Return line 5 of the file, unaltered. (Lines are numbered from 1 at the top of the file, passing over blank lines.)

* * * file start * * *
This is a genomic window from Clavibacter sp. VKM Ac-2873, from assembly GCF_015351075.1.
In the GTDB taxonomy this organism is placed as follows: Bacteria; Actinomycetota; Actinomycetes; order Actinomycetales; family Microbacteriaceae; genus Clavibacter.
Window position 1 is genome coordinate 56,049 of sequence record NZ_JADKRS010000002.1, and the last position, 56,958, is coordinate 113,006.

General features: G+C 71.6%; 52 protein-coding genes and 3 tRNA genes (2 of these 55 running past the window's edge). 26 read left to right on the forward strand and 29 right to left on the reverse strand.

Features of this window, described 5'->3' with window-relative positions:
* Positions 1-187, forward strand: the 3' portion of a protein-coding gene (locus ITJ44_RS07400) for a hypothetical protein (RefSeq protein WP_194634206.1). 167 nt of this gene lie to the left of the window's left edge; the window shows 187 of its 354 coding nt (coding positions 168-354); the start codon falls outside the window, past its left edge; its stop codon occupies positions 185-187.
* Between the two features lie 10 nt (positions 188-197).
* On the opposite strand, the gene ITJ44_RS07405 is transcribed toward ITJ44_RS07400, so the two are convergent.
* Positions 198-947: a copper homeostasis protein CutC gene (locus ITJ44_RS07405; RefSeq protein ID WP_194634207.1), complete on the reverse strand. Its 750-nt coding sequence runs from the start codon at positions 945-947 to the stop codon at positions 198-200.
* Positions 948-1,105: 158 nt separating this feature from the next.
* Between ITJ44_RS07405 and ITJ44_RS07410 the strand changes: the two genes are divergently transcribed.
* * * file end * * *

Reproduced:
Features of this window, described 5'->3' with window-relative positions: